This article is in partnership with a new ice cream brand that wants to save you from yourself.

It’s easy to cling to an arbitrary list of rules when you’re trying to eat better. But your low-carb co-worker, Janet, is not actually a nutritionist, and your mom’s meal advice is hardly helpful (low-fat everything is a terrible call). Sigh.

It shouldn’t be so confusing and soul-sucking. We’ve teamed up with our friends at (a new light ice cream that tastes delicious) to save you from a life of deprivation. Because according to the actual experts—i.e., dietitians—eating healthy doesn’t have to mean all kale and no dessert. Here are the top five things the pros want you to stop believing.

1. All calories are created equal.

Starving yourself all day for a dinner of cookies isn't the best way to lose weight. The for just as much as the number of calories you consume. Bodies absorb and derive energy differently depending on the type of food, so choosing foods based on what they can do for your body, rather than the calorie count on the label, is probably the smarter way to eat.

"Little advice out there can drive a dietitian as crazy as this erroneous gem," says Candice Seti, Ph.D., , a clinical psychologist, personal trainer, and registered dietitian. "The fact is that while numerical values may be the same, little else is the same when it comes to the calories in an avocado and the calories in a cookie. The combination of other nutrients plays a role in the reactions it triggers in the body. Sugary foods, highly processed foods, and the like—even those low in calories—trigger inflammatory reactions in the body, promote cravings, and deprive the body of much-needed macronutrients and micronutrients."

2. Desserts are diet-killers.

Dessert gets a bad rap. Most ads for it are filled with words such as temptation and indulgence, insinuating that people who enjoy something sweet after a nutritious meal are somehow giving into a taboo longing. However, studies show that people who deny themselves foods they love—like chocolate—are actually to overeating.

There are, of course, ways to eat dessert (even breakfast dessert!) mindfully. For example, has less fat and sugar than regular ice cream and a lot more protein. It also uses ultra-filtered milk. And, more importantly, it actually tastes good, so you'll feel satisfied by a few spoonfuls (or, let's be honest, a half-pint). It's eating to nourish the soul—and the kid in us who joined the clean plate club in order to get to the ice cream promised at the end of the meal.

3. It's possible to make up for splurges on the elliptical.

We've all reached for a fourth slice of pizza in front of an eighth episode of Law & Order with a promise to atone for it the next day with an hour on the elliptical. Unfortunately, it doesn't quite work like that.

"In reality, you can't make up for what happens in the kitchen at the gym," Seti says. "Nutritious foods can certainly fuel a good workout, but if you are looking to make up for what you've eaten, you would be in the gym hours upon hours each day to even come close burning those calories. Further, nothing you do at the gym can make junk food provide the nutrients that your body needs."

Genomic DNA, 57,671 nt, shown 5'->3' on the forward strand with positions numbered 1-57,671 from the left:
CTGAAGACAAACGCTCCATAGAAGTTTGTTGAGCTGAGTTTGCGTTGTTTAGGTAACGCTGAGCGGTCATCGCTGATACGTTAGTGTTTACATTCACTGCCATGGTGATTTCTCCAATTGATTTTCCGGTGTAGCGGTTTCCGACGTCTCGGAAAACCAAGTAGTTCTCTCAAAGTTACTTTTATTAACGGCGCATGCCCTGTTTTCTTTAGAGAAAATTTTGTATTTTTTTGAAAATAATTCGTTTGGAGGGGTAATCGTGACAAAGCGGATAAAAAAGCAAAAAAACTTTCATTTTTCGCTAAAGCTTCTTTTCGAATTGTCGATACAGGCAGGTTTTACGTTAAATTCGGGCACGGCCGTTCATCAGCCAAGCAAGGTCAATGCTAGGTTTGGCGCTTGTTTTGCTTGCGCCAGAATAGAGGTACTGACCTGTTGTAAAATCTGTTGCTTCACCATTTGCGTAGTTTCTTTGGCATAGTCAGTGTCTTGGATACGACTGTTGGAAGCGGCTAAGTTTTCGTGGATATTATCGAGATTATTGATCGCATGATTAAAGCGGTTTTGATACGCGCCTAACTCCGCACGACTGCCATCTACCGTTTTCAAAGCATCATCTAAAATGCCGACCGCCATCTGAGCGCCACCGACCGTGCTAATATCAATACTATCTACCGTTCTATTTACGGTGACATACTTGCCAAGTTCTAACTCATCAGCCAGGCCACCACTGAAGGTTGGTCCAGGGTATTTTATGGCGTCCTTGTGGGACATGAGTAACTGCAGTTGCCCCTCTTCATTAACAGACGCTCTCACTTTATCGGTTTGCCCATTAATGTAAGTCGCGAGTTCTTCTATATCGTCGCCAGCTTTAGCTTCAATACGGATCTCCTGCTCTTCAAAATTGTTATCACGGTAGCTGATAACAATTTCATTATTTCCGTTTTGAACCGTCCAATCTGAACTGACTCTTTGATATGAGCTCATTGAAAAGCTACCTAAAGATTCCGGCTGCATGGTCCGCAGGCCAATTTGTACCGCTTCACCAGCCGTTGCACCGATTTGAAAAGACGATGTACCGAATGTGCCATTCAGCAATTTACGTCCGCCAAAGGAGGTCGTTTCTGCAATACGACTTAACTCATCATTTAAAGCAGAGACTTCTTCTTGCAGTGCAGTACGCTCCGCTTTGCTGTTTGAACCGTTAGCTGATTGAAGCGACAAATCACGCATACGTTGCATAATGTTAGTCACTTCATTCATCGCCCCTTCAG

Your workout shouldn't be an excuse to overindulge; what you eat should help fuel your workout.

4. Fruit is a foe.

Some experts insist sugar is sugar and even the natural sugars in fruit could thwart an otherwise healthy diet. But according to new research, that might not be true. A split dieters into a low-fat group, who were encouraged to replace fruit juice and white bread with alternatives such as fresh fruit and brown rice, and a low-carb group, who were told to replace them with salmon, nuts, and seeds. Both groups lost weight, suggesting it's less about cutting out fruit than it is about eating a high-quality diet without added sugar, refined grains, and processed foods.

"One of the craziest myths I hear is that in order to lose weight, you shouldn't eat fruit," says , Daily Burn trainer and registered dietitian. "This typically comes from the low-carb approach to weight loss. While reducing carbohydrate intake can be a way to lose weight, by no means do you have to cut out fruit. Fruit is packed with fiber, which helps slow down the release of glucose into the bloodstream and help you better utilize it as fuel. Fruit is also packed with nutrients that help fight inflammation and disease and can actually help keep your metabolism going."

Minno says that a healthier approach is to focus on portion control and mindful eating. "Keep the fruit, but make sure you're watching your portions and balancing it with other foods that contain proteins and fats," she says.

5. Once a cheater always a cheater.

Cheat days can turn eating into a pass/fail test, which can lead to unhealthy ideas about food, Seti says. "The idea of 'cheating' on your diet is commonly spouted advice from a range of different health professionals," Seti says. "But this philosophy makes your eating habits seem like a restricted, temporary diet rather than an optimal way of eating. Consider the way you eat as a lifestyle you follow to look and feel your best, rather than restrictions from which you are trying to break free on a regular basis."

Embrace the idea of giving your body the nutrients it needs to thrive and stop feeling guilty about occasionally eating foods you love.

"Feel free to indulge in a treat now and then," Seti says. "It will help keep you from feeling deprived. But don't have a regularly scheduled day to cheat."

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